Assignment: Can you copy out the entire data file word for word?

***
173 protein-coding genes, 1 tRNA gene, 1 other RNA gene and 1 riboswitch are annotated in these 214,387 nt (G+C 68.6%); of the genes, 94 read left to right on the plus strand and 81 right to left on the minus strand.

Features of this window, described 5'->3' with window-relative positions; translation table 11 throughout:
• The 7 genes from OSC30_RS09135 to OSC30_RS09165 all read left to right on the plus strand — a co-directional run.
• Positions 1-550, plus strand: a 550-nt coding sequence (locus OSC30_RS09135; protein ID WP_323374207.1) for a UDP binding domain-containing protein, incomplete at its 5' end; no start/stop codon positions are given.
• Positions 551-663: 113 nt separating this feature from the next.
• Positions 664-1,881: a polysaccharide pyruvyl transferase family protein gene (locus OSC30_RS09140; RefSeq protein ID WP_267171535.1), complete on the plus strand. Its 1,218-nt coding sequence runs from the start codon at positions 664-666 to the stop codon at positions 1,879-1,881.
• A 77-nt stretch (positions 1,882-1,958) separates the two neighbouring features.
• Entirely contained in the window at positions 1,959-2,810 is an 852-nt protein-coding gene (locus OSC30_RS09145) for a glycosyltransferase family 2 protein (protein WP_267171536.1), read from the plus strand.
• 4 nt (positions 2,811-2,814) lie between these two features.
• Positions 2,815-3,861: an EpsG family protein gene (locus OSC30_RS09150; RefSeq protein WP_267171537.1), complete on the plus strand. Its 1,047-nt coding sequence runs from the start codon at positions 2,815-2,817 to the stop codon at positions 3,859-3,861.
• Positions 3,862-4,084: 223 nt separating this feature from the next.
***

173 protein-coding genes, 1 tRNA gene, 1 other RNA gene and 1 riboswitch are annotated in these 214,387 nt (G+C 68.6%); of the genes, 94 read left to right on the plus strand and 81 right to left on the minus strand.

Features of this window, described 5'->3' with window-relative positions; translation table 11 throughout:
• The 7 genes from OSC30_RS09135 to OSC30_RS09165 all read left to right on the plus strand — a co-directional run.
• Positions 1-550, plus strand: a 550-nt coding sequence (locus OSC30_RS09135; protein ID WP_323374207.1) for a UDP binding domain-containing protein, incomplete at its 5' end; no start/stop codon positions are given.
• Positions 551-663: 113 nt separating this feature from the next.
• Positions 664-1,881: a polysaccharide pyruvyl transferase family protein gene (locus OSC30_RS09140; RefSeq protein ID WP_267171535.1), complete on the plus strand. Its 1,218-nt coding sequence runs from the start codon at positions 664-666 to the stop codon at positions 1,879-1,881.
• A 77-nt stretch (positions 1,882-1,958) separates the two neighbouring features.
• Entirely contained in the window at positions 1,959-2,810 is an 852-nt protein-coding gene (locus OSC30_RS09145) for a glycosyltransferase family 2 protein (protein WP_267171536.1), read from the plus strand.
• 4 nt (positions 2,811-2,814) lie between these two features.
• Positions 2,815-3,861: an EpsG family protein gene (locus OSC30_RS09150; RefSeq protein WP_267171537.1), complete on the plus strand. Its 1,047-nt coding sequence runs from the start codon at positions 2,815-2,817 to the stop codon at positions 3,859-3,861.
• Positions 3,862-4,084: 223 nt separating this feature from the next.